While wide rows may result in less cash crop yield, remember that it's not about getting the most crop off the soil. It’s about building the soil up and still getting a return on the crop. Also, think about the system. If the red clover (or any other cover crop mix) produces nitrogen that the following crop can use, expenses are down.
How long the cover crop is left will depend on the planned cash crop for the following season. It may be best to kill before winter if it will overwinter and cause problems at seeding the following year. On the other hand, having a living crop growing in the spring may help to draw down water and aid in planting the cash crop. At some point, it will need to be killed, and this will need to be factored into the system.
As an alternative to using a fall planted crop after potatoes as a cash crop, consider using it as a nurse crop. Planting soybeans into fall rye is showing great promise as a way to control weeds without chemicals and to provide some extra cover for a crop that leaves very little after. Soybeans are nitrogen fixers, so fall rye also has the advantage of using up most of the free nitrogen in the soil. As the soybeans develop, they get the cue to maximize nodule production and so will give you a crop with no nitrogen input. The fall rye may give back some nitrogen later in the growing season, and if it does, it’s a bonus for the soybeans, not a detriment. If the following year’s crop is an early seeded crop, the field could be left after the soybeans with a cover of the rye and soybean stubble holding it in place. If there’s time to establish another cover and it fits with the following cash crop, try to establish something.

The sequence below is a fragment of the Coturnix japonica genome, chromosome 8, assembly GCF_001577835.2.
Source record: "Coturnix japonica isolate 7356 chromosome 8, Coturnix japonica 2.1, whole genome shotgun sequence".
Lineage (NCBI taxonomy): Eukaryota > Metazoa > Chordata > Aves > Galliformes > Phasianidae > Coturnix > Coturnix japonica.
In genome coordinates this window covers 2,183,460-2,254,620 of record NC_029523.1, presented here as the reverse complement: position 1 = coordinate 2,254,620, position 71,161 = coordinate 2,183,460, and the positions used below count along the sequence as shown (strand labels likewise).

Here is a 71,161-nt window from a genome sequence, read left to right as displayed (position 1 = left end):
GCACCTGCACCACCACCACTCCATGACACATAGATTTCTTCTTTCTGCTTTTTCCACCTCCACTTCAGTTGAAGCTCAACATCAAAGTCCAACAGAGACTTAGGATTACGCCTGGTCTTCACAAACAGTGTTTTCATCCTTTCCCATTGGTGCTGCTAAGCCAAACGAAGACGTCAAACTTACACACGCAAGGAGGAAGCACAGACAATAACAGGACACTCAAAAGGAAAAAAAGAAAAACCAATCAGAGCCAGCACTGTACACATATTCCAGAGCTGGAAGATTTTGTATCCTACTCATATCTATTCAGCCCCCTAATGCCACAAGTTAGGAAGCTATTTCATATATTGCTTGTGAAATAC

Integrating animals after potatoes
An alternative to establishing a fall cereal crop or nurse crop after potatoes is to establish a cover crop designed for grazing. If there’s not enough season remaining to establish the species desired a cover could still be planted in the fall and then the ideal mix planted in the spring. There is potential in this system to let the plants and the animals do the compaction busting tillage if it can be established as the potatoes are maturing (see the companion article) or immediately after harvest. Don’t underestimate what plants can do. If the breeding efforts looking for cash crops were spent on cover crops, we could potentially have plants ideally suited to establishing in tough conditions and able to do things we’ve never thought of. Think of the first radish breed specifically to break up hardpans – the Tillage Radish.